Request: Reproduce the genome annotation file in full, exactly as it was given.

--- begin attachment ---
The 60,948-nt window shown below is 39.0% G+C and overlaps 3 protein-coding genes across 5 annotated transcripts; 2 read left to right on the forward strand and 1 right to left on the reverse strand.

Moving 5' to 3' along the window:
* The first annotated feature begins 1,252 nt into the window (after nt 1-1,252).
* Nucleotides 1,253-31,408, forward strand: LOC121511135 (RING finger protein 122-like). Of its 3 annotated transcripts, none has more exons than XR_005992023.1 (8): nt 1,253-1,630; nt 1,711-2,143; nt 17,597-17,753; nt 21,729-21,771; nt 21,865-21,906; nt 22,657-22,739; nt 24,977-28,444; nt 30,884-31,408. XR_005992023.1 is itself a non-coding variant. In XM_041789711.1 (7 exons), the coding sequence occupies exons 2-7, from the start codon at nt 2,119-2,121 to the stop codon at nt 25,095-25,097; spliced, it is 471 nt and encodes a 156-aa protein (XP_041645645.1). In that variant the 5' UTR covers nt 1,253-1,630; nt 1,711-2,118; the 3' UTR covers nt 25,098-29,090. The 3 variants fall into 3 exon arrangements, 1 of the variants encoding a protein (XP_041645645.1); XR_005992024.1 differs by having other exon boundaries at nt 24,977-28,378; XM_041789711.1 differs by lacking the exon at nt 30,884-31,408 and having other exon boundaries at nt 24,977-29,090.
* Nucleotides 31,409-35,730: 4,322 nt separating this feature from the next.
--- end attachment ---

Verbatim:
The 60,948-nt window shown below is 39.0% G+C and overlaps 3 protein-coding genes across 5 annotated transcripts; 2 read left to right on the forward strand and 1 right to left on the reverse strand.

Moving 5' to 3' along the window:
* The first annotated feature begins 1,252 nt into the window (after nt 1-1,252).
* Nucleotides 1,253-31,408, forward strand: LOC121511135 (RING finger protein 122-like). Of its 3 annotated transcripts, none has more exons than XR_005992023.1 (8): nt 1,253-1,630; nt 1,711-2,143; nt 17,597-17,753; nt 21,729-21,771; nt 21,865-21,906; nt 22,657-22,739; nt 24,977-28,444; nt 30,884-31,408. XR_005992023.1 is itself a non-coding variant. In XM_041789711.1 (7 exons), the coding sequence occupies exons 2-7, from the start codon at nt 2,119-2,121 to the stop codon at nt 25,095-25,097; spliced, it is 471 nt and encodes a 156-aa protein (XP_041645645.1). In that variant the 5' UTR covers nt 1,253-1,630; nt 1,711-2,118; the 3' UTR covers nt 25,098-29,090. The 3 variants fall into 3 exon arrangements, 1 of the variants encoding a protein (XP_041645645.1); XR_005992024.1 differs by having other exon boundaries at nt 24,977-28,378; XM_041789711.1 differs by lacking the exon at nt 30,884-31,408 and having other exon boundaries at nt 24,977-29,090.
* Nucleotides 31,409-35,730: 4,322 nt separating this feature from the next.